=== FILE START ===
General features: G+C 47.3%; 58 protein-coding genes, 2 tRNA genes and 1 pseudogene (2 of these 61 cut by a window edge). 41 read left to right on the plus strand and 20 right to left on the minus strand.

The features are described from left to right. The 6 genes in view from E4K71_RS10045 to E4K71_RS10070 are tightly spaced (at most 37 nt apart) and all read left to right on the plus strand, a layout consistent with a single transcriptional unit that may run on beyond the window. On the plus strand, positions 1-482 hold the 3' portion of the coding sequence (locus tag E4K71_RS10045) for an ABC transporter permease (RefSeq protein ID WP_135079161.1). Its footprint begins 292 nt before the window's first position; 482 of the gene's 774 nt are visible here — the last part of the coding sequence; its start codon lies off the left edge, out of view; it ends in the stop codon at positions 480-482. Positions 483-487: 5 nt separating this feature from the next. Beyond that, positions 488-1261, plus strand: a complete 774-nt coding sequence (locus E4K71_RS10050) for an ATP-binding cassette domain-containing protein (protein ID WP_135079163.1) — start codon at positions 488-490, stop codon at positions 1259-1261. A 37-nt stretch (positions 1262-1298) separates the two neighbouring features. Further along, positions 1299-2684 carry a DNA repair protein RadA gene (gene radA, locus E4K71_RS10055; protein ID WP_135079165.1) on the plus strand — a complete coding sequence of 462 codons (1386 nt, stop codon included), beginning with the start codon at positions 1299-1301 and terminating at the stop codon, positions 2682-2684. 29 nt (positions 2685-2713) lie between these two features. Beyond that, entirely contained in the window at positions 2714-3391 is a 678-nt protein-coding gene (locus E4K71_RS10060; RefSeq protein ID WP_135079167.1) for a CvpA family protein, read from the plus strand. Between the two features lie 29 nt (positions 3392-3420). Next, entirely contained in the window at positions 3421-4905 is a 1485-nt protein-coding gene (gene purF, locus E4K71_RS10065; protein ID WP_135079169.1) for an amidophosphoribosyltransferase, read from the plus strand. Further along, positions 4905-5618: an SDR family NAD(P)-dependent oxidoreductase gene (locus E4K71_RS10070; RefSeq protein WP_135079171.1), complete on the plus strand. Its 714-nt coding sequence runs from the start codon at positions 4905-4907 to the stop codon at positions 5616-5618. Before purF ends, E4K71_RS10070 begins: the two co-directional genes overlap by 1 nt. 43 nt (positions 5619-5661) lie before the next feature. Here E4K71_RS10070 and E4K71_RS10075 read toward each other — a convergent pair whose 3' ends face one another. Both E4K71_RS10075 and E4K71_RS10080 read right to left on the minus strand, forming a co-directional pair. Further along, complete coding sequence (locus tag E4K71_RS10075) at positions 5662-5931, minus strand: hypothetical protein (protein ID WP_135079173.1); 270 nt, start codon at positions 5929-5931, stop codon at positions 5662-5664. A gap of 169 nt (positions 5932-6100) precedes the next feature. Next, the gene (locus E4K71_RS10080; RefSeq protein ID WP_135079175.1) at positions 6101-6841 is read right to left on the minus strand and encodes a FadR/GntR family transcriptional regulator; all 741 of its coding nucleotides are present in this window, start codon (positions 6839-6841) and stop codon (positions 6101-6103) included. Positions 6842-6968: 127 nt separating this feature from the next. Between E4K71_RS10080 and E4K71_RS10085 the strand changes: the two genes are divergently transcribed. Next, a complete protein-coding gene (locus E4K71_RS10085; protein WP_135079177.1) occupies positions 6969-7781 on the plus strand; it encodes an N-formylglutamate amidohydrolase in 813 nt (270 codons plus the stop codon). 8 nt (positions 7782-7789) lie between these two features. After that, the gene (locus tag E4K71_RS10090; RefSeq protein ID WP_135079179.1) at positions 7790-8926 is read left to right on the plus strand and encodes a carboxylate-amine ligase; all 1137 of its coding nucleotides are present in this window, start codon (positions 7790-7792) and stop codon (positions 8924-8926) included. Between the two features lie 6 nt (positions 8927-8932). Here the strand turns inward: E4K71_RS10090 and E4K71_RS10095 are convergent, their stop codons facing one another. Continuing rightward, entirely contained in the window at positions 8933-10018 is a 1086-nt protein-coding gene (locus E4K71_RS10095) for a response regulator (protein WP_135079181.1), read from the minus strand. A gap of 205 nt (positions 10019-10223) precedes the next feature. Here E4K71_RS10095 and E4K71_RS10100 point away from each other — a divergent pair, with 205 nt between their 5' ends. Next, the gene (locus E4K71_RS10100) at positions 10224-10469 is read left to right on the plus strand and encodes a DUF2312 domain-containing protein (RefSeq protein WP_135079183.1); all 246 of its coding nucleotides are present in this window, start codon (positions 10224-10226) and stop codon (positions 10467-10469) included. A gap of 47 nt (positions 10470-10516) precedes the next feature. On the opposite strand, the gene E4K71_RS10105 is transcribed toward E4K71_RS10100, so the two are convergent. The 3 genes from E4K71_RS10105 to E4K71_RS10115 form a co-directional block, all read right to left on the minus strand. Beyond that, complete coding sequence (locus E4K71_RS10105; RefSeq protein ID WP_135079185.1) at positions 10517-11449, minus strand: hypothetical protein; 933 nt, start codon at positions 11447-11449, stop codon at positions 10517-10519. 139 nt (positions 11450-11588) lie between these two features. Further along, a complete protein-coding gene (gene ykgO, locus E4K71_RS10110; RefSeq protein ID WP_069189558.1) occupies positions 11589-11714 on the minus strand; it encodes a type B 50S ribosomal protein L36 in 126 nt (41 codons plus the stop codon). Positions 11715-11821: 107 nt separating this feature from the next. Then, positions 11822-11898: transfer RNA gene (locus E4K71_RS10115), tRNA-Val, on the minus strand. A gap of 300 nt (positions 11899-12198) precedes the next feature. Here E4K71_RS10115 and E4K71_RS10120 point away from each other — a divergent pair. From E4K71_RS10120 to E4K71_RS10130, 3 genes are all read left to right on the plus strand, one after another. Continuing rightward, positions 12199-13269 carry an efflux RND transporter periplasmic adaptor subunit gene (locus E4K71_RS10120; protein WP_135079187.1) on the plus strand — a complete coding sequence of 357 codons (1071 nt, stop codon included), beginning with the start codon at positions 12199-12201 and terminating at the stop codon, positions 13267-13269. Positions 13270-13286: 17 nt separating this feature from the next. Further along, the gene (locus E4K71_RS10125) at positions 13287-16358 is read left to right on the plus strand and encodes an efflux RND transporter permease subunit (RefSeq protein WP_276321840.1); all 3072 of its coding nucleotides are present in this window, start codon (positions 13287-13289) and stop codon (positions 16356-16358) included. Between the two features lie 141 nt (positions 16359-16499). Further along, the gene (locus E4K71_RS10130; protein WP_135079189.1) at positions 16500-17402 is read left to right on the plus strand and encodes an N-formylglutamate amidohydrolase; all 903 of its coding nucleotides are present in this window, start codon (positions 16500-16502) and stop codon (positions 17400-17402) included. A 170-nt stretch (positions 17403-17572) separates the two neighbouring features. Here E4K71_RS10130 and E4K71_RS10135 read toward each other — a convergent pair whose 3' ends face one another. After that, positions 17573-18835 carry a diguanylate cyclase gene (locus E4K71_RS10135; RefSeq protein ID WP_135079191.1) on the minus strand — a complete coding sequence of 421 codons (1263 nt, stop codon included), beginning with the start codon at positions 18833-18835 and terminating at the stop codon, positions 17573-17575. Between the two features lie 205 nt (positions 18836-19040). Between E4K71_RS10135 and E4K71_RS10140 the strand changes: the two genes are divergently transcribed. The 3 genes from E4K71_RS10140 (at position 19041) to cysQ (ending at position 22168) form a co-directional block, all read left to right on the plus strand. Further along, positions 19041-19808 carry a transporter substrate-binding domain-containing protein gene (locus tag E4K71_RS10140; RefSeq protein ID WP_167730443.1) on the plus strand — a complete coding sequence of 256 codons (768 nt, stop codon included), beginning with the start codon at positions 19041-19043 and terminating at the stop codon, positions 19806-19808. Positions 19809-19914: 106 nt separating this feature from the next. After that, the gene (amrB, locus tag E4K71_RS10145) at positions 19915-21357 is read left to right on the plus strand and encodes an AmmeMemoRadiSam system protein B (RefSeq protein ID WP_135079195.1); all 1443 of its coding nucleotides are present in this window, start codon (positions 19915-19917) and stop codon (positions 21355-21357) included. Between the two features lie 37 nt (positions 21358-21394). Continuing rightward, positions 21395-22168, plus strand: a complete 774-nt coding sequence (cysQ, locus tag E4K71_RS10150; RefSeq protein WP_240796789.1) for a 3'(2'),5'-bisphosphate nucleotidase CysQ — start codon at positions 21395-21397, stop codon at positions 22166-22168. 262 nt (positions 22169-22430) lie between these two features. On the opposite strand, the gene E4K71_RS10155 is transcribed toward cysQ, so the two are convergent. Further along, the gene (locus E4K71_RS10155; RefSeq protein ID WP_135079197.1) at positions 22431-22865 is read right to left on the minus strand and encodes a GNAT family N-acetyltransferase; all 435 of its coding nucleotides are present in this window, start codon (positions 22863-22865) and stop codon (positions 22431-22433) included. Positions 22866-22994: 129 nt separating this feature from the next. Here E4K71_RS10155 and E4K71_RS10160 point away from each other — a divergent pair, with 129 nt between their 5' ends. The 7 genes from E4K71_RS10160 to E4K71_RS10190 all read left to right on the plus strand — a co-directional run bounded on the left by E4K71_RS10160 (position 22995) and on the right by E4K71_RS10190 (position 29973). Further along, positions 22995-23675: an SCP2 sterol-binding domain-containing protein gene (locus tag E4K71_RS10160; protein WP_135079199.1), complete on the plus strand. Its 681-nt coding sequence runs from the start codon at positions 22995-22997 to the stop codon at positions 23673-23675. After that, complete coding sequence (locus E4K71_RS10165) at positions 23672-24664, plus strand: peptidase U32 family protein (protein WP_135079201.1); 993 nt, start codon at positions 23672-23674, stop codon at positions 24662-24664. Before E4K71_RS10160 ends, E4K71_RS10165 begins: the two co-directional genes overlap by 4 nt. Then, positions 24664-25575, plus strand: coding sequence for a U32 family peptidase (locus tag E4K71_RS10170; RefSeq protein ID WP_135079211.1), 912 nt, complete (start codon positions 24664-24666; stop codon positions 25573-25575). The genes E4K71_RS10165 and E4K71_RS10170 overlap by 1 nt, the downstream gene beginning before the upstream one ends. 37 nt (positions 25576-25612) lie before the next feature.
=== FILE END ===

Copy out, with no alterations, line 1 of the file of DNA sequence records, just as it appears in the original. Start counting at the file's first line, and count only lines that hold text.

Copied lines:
General features: G+C 47.3%; 58 protein-coding genes, 2 tRNA genes and 1 pseudogene (2 of these 61 cut by a window edge). 41 read left to right on the plus strand and 20 right to left on the minus strand.